It's something that puzzles me. It's like the bible says one thing, but then many people turn it around and use it to bash other people with it.

I've also seen so-called Christians make lies, and the bible says 'thou shalt not lie'. So, you can't have it both ways. In my opinion, if you want to be a Christian, you have to do exactly what the bible says.

Is religion a form of hypocracy?

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    It seems this is trying to promote a personal philosophy rather than ask a question that could be answered in a few paragraphs. So I am going to vote to close, however, I hope you come back with more questions that perhaps address your concern here indirectly say by asking a question about a particular philosopher or text. – Frank Hubeny Jun 18 '18 at 12:06
  • I wouldn't say so. First of the bible is not ment to be interpreted literally. Second the christian theology states that only jesus could live a "perfect" live and that his followers should try to emulate it. Jesus dies to save those that emulate him but fail due to their human nature. You can disagree with the stance they take but calling them hipocrits seems to missunderstand the christian doctrine that addresses the issue at hand. – CaZaNOx Jun 18 '18 at 12:26
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    Because people act inconsistent with theory does not make the theory useless. All people will likely fit the hypocrite status at some point. No one is capable of following ALL ten commandments. Only Jesus could fulfill. – Logikal Jun 18 '18 at 16:02
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    This seems like a better fit for Christianity SE. You can try Judaism SE too. – Yechiam Weiss Jun 18 '18 at 19:27
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    @Logikal, I think this explains a lot of your position here regarding philosophy. I reject the notion of sin amd therefore Jesus was not the only one without sin. Also, the position of original sin came into christianity later and original sin was a counter-argument for christianity. – rus9384 Jun 19 '18 at 14:11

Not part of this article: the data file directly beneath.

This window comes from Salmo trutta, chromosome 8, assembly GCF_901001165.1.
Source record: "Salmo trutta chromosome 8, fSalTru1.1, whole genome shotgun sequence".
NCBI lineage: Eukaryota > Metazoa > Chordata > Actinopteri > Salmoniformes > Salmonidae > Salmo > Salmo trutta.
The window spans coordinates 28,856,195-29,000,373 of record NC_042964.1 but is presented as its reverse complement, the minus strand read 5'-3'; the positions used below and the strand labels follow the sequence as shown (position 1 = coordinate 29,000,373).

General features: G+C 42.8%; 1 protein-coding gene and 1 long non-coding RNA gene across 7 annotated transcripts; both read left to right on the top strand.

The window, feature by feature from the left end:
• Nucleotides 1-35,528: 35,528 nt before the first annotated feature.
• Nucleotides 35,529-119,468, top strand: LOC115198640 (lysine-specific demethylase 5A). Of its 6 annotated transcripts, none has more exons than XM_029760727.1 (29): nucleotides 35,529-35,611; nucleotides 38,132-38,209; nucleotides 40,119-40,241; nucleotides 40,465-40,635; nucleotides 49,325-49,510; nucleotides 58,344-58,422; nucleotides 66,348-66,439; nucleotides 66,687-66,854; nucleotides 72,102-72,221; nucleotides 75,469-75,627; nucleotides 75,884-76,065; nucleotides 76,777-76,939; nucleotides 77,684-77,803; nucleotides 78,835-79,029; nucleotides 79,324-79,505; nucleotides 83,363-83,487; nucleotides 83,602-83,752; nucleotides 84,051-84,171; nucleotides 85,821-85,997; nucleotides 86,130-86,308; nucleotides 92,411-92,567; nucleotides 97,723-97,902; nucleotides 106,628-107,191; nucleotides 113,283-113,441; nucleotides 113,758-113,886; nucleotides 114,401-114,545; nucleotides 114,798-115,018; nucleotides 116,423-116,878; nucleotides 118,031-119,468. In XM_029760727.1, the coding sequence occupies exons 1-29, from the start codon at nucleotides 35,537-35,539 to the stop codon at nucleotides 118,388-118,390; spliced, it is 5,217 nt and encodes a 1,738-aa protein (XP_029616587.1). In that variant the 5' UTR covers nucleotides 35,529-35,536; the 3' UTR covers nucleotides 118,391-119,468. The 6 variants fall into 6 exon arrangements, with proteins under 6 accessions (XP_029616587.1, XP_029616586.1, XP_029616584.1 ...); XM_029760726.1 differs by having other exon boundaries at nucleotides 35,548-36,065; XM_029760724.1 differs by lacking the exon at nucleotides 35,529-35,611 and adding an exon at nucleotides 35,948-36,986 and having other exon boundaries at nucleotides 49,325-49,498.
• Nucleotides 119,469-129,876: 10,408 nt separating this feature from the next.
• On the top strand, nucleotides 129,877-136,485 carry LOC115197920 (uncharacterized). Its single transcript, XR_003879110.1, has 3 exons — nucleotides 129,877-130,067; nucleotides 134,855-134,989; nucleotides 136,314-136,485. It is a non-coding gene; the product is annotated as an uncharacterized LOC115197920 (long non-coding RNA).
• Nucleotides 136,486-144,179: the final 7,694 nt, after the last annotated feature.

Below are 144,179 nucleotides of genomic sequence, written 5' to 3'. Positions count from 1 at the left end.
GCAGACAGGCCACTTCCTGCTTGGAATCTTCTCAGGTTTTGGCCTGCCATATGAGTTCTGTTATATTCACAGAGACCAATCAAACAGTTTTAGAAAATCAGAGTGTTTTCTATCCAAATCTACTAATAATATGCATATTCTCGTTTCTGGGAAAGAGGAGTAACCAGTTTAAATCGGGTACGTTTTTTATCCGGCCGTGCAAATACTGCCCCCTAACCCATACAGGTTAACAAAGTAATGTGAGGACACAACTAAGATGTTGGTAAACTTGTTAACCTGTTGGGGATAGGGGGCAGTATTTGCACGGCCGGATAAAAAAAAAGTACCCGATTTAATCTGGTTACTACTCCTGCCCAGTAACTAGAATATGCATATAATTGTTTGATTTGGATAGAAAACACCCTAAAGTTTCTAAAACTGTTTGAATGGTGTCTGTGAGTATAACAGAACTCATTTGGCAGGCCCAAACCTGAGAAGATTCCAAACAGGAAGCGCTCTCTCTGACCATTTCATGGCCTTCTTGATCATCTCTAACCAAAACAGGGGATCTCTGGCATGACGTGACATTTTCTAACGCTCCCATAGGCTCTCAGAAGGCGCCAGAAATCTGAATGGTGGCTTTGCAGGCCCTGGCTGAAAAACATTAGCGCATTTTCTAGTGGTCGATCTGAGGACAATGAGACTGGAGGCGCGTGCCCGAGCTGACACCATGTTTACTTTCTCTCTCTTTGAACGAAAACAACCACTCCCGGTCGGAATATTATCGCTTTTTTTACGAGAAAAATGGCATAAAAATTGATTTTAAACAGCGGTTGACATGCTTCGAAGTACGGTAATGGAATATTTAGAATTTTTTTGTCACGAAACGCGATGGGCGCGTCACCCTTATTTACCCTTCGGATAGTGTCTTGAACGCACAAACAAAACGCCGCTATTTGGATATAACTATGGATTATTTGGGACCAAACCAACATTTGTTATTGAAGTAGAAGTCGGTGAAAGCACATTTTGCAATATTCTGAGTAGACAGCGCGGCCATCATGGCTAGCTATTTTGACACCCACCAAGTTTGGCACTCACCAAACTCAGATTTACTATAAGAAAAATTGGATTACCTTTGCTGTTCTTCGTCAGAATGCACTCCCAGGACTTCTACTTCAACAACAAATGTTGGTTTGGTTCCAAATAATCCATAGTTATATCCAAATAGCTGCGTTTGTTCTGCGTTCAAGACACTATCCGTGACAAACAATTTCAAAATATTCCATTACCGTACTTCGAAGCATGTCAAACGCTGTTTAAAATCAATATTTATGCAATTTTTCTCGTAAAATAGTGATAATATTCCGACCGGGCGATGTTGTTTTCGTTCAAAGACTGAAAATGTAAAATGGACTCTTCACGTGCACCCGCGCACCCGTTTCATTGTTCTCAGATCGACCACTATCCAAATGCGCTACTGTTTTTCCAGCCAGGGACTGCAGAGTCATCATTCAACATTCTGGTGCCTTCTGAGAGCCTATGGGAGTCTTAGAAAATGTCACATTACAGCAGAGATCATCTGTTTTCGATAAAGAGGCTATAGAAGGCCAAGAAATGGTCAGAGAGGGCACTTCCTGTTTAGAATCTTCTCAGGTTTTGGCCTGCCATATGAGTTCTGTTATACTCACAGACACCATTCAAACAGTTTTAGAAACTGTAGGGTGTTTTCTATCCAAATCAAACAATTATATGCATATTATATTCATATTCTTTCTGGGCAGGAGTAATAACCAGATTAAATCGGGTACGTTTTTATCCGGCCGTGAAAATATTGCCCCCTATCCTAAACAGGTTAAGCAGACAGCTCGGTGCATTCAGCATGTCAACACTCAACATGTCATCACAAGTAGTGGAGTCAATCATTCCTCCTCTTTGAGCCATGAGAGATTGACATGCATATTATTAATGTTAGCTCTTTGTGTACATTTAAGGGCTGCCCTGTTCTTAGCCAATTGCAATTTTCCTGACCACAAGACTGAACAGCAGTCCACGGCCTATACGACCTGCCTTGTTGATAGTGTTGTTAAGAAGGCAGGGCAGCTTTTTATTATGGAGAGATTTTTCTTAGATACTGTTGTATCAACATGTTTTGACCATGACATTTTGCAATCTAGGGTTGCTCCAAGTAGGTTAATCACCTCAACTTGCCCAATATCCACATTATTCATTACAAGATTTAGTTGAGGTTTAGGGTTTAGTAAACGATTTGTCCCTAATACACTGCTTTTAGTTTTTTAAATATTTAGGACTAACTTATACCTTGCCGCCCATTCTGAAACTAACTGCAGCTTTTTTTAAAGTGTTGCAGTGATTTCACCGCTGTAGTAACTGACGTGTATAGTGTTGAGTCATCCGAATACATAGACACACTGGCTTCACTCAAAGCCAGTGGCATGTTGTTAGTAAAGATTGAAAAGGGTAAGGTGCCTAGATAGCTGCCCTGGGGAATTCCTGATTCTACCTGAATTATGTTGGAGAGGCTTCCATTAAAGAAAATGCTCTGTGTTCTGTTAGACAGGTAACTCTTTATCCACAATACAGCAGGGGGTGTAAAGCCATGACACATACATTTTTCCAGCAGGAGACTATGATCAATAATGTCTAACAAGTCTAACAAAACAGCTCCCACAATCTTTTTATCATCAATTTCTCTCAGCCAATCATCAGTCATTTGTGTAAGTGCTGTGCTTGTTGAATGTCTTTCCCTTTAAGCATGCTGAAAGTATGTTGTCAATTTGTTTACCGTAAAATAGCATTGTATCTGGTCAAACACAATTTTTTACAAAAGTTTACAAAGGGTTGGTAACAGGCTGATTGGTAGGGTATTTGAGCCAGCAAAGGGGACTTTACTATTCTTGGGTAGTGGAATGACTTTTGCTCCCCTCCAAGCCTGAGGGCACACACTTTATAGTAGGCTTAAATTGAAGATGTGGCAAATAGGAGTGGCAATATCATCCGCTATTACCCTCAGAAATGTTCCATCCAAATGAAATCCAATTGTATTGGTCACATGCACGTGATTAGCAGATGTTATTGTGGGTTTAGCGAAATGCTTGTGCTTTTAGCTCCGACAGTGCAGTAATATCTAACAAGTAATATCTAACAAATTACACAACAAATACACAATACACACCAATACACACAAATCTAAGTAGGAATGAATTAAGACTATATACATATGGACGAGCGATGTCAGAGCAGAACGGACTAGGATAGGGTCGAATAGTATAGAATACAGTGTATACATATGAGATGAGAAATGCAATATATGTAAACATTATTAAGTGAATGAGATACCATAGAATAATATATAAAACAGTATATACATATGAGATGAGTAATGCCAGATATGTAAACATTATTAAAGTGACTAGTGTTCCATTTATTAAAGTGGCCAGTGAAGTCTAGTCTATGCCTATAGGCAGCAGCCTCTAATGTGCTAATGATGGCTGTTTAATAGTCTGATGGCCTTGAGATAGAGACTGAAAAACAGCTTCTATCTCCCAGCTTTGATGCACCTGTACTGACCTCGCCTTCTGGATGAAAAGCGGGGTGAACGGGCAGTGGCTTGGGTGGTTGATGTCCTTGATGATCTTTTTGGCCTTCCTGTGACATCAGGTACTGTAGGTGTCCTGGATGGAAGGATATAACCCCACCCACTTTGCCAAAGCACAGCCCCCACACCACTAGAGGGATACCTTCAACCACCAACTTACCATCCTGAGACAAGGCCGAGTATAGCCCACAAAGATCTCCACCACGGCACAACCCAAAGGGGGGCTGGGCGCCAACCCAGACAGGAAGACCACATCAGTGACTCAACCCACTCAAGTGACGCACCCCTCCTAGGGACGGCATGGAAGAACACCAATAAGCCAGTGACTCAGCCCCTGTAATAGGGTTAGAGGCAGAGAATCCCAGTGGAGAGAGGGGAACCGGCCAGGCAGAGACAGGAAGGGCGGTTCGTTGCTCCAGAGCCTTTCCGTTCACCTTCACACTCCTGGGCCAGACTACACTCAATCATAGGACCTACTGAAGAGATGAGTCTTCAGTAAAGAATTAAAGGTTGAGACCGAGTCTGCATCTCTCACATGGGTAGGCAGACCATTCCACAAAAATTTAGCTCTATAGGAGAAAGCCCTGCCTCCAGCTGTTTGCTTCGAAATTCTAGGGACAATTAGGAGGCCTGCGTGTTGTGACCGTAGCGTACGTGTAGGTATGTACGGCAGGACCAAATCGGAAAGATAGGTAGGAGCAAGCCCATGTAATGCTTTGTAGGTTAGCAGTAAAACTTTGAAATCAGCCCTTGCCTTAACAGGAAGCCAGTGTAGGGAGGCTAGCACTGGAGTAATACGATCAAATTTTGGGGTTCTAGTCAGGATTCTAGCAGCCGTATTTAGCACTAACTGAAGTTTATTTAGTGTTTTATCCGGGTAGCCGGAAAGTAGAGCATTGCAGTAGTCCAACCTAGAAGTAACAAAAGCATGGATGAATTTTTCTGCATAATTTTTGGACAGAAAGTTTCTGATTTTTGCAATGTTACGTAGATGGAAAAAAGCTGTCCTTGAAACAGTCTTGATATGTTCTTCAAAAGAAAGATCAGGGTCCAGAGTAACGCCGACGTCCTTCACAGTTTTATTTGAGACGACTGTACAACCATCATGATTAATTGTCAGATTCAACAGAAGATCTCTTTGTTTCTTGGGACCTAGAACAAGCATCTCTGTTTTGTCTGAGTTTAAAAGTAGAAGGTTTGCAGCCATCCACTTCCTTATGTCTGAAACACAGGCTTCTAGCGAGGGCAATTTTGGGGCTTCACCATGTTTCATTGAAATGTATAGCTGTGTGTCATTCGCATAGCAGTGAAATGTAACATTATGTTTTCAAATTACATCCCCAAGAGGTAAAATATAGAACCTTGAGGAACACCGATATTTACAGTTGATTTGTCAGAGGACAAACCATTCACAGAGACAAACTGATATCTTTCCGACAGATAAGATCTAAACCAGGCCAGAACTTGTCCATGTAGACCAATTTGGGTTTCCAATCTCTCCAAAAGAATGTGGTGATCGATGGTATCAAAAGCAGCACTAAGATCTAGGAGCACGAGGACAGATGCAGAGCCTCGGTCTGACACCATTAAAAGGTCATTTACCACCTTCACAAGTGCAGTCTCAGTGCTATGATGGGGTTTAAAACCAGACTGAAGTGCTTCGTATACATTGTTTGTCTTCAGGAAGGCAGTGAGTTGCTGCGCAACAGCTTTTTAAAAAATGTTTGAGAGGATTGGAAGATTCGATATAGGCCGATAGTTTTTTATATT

You need to take what the Bible says in context. This is what Jesus Christ said:

Judge not, that ye be not judged. 2 For with what judgment ye judge, ye shall be judged: and with what measure ye mete, it shall be measured to you again. 3 And why beholdest thou the mote that is in thy brother's eye, but considerest not the beam that is in thine own eye? 4 Or how wilt thou say to thy brother, Let me pull out the mote out of thine eye; and, behold, a beam is in thine own eye? 5 Thou hypocrite, first cast out the beam out of thine own eye; and then shalt thou see clearly to cast out the mote out of thy brother's eye.

Matthew 7:1-5

Jesus is not saying not to "judge" people (whatever that means, I have yet to hear from anyone who quotes this verse), he is saying that you ought not to judge someone hypocritically.

You can say that certain things are evil, and that certain actions that a person is performing (like homosexual activities, I believe) are evil; but you cannot do so while doing those actions yourself.


That's because most religious people (including Christians) have merely belief.

Kierkegaard saw a difference between faith and belief. Belief is me believing that X is true. Faith is the obsession with a certain belief. Faith is belief pushed to its extreme. A truly religious man (the one with faith) is a schizophrenic whose reality is his religion, since the body is the sinner and he's free of the body, therefore he will follow every single commandment and won't commit a sin.

But on the other hand the religion of the majority is merely a belief, these majority still have their sinner body and will eventually follow their desires and sin.

Racism is a major way to deny one's death, but since only the body dies not the self, a person with faith won't need denial methods such as racism, unlike the majority:--

When confronted with reminders of death, we react by criticizing and punishing those who oppose or violate our beliefs, and praising and rewarding those who support or uphold our beliefs. (The worm at the core: on the role of death in life)

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